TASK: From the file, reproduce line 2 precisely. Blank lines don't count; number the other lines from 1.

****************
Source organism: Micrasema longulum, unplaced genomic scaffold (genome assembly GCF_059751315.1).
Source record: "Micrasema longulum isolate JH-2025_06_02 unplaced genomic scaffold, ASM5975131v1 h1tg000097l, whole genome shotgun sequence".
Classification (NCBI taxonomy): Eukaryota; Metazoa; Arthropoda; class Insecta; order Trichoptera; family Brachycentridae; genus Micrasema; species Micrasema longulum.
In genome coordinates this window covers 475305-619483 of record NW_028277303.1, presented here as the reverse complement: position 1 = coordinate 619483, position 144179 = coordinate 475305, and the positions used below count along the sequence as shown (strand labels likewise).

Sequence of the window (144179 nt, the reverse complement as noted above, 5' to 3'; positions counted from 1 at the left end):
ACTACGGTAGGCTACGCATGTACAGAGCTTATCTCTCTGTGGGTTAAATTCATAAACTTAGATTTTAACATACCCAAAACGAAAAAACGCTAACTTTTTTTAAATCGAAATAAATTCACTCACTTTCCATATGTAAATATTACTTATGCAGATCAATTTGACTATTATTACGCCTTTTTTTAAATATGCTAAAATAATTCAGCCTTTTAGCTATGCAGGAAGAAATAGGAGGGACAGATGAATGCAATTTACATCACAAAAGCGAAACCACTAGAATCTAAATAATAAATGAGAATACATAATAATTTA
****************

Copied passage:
Source record: "Micrasema longulum isolate JH-2025_06_02 unplaced genomic scaffold, ASM5975131v1 h1tg000097l, whole genome shotgun sequence".